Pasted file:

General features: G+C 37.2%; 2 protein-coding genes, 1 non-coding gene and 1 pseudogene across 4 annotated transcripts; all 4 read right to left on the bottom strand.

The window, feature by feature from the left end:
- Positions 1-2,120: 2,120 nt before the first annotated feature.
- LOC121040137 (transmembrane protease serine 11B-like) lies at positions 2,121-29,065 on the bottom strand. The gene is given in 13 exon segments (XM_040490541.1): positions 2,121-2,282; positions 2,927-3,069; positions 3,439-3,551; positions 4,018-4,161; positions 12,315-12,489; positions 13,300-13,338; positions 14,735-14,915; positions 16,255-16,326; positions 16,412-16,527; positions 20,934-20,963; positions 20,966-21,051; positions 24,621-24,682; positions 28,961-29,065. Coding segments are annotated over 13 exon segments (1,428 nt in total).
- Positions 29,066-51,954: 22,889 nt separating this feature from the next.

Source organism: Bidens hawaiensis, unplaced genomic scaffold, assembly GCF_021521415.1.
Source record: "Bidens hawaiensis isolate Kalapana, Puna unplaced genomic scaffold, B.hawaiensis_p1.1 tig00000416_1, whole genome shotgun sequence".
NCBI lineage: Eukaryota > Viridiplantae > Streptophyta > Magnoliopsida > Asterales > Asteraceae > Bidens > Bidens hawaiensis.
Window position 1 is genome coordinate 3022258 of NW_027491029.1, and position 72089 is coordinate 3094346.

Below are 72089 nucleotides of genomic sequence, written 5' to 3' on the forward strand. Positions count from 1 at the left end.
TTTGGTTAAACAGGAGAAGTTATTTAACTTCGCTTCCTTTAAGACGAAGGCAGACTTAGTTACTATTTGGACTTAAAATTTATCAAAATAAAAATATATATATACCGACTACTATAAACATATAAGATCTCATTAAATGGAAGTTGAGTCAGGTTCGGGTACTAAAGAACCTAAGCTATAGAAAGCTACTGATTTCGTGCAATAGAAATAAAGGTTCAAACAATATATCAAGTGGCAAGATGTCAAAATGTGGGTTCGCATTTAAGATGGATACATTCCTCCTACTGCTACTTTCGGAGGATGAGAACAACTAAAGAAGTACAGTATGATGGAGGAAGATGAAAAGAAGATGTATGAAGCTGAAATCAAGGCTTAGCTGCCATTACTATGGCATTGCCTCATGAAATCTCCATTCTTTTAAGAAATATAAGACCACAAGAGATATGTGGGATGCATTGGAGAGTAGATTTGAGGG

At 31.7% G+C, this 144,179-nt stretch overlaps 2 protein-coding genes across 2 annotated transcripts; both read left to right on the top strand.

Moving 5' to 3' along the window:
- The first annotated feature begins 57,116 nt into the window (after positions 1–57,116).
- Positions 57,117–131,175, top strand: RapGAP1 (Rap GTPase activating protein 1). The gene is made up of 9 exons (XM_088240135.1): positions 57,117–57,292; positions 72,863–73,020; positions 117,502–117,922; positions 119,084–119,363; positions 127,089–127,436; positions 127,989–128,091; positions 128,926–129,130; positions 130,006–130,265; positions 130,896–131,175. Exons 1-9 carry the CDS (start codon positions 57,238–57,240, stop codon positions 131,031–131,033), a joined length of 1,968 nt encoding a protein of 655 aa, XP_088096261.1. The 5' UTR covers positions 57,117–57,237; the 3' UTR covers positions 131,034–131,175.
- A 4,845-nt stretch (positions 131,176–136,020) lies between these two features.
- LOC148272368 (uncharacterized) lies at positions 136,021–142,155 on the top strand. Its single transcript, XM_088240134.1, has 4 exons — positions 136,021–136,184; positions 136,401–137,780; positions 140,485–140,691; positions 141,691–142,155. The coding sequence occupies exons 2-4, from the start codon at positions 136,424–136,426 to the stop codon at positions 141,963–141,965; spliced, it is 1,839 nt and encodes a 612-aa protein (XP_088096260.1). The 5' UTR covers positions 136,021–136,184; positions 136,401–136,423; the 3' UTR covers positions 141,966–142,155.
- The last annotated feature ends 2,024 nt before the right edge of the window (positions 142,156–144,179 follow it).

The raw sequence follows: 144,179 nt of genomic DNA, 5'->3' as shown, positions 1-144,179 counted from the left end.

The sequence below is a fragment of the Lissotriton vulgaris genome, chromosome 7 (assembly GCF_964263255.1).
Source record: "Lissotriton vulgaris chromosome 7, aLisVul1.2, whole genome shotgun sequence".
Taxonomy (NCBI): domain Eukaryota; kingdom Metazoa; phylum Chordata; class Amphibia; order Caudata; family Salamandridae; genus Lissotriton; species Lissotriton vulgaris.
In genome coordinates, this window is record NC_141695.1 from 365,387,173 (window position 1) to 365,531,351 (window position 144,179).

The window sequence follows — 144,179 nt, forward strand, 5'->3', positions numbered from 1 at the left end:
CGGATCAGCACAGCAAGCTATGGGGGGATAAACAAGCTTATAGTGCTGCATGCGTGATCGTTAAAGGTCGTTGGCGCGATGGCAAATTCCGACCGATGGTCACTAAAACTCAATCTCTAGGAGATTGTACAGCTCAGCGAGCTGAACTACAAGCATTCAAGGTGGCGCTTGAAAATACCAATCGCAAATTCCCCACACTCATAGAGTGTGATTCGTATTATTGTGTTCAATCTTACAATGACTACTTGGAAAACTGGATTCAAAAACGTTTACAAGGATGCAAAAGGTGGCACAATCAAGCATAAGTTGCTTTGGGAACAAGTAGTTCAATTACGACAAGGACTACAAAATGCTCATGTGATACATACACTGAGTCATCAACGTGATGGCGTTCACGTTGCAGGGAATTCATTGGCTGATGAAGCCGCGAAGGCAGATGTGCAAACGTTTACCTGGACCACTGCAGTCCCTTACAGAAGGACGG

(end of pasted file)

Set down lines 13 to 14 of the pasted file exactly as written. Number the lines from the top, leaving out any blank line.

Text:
Moving 5' to 3' along the window:
- The first annotated feature begins 57,116 nt into the window (after positions 1–57,116).